Tyson Vogel, drummer for Two Gallants, is sitting in front of an abandoned church in San Francisco when he calls me. I imagine a cracked steeple, broken-out stained-glass windows, a wooden front door hanging from its hinges and the sound of wind blowing dust through the sanctuary inside.
It's fitting imagery for the sound of Vogel's band.
Their new record, What the Toll Tells, starts off just as cracked and deserted as the church in my mind. That is, until Vogel breaks in with big cymbal hits backing the cat-scratched vocals of guitarist-vocalist Adam Stephens.
“It's a lot easier to get people's attention when you have a lot of power,” Vogel says.
Two Gallants is the newest band to sign with the Omaha, Neb.-based Saddle Creek Records. Vogel says they didn't really know any of the bands on the label when they signed. They had played in Omaha a couple of times while on tour to support their first record. By opening for the band Beep Beep, they got to know the label's director, Robb Nansel. Later, they met the guys in Cursive, The Faint and Bright Eyes. Vogel liked how real and grounded the Saddle Creekers seemed, how they did and saw things in a similar way.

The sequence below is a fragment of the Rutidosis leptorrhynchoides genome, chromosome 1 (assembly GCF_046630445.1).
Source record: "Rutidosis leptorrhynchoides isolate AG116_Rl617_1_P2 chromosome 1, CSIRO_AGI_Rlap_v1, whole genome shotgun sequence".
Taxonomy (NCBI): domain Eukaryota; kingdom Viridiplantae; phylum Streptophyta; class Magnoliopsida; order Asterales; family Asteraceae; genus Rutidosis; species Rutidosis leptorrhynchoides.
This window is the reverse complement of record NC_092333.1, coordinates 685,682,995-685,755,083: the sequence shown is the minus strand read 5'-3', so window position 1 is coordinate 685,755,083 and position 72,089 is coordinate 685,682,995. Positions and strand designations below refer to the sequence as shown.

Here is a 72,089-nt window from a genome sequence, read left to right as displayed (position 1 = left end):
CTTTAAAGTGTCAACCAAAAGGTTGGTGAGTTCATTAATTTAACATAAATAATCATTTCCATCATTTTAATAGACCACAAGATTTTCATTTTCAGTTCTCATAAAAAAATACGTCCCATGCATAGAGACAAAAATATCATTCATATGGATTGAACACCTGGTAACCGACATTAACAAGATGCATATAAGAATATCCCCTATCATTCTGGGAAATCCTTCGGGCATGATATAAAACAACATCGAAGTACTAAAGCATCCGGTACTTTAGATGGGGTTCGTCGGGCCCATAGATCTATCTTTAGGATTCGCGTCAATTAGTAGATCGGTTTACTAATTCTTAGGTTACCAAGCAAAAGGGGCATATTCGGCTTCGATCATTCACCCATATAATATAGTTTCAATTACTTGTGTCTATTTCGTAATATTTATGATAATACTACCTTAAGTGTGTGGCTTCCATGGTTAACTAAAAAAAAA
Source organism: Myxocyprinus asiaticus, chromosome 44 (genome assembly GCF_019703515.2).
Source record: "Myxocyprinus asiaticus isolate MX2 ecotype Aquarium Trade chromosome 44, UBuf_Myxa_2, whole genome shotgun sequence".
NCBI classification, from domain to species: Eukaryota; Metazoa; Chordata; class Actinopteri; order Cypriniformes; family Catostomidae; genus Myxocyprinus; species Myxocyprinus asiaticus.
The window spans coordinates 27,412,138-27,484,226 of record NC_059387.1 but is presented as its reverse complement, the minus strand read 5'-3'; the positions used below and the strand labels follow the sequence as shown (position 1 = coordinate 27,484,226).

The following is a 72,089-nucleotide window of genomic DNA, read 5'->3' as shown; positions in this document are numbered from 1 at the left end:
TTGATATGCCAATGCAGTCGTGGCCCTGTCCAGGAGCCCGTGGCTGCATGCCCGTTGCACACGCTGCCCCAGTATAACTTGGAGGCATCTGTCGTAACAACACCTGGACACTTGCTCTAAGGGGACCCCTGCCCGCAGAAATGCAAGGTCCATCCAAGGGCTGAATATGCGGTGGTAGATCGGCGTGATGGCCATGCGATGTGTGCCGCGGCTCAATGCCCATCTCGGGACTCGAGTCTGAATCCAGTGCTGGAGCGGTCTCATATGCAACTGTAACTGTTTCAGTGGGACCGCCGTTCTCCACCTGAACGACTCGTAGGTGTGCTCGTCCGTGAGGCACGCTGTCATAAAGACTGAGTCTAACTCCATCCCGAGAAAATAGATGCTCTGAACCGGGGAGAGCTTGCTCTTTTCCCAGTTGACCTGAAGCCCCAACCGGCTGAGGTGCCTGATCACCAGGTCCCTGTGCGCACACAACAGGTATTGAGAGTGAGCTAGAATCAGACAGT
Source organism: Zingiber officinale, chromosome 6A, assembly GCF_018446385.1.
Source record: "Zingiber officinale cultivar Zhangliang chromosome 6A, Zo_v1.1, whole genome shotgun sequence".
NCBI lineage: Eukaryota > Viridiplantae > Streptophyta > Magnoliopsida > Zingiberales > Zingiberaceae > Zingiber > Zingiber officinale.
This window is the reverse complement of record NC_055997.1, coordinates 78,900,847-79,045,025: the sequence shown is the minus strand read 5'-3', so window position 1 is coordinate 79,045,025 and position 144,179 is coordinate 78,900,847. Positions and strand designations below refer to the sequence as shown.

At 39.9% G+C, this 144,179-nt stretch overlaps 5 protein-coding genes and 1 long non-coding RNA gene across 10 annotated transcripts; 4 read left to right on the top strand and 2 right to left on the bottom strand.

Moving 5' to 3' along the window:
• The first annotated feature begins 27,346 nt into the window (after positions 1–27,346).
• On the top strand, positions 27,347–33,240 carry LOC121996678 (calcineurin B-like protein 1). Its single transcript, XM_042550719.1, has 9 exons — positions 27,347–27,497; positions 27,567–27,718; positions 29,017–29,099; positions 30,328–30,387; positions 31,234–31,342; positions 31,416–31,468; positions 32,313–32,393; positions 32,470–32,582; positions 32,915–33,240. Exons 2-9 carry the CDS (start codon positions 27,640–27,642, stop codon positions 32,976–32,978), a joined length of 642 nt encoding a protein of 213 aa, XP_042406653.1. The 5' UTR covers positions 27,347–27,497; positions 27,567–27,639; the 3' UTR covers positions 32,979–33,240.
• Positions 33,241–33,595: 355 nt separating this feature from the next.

“No bullshit sushi dinners,” Vogel explains, poking fun at how some labels usually woo a band they want to sign. “Everyone seems to be sincere and thoughtful, and that's really nice.”
Both Vogel and Stephens hail from the Bay Area. The Mission district was the heart of the music scene for the band-a spot Vogel describes as the working-class side of San Francisco, with plenty of clubs and seedy bars to play.
One of the distinctive aspects of What the Toll Tells is that it was recorded on analog tape. Vogel praised the warmth of analog and said if he had his choice, he'd put the album out only on record and tape, not CD, because records and tape draw out even more of that warmth.
“We feel much more at home [in that format]-it represents much more of us in how we view the world,” he says. “It's nice to know that there was no computering going on.”
Two Gallants plays with Cold War Kids and Old Man Hands at The Casbah on April 5. Doors open at 8:30 p.m. $8. 619-232-HELL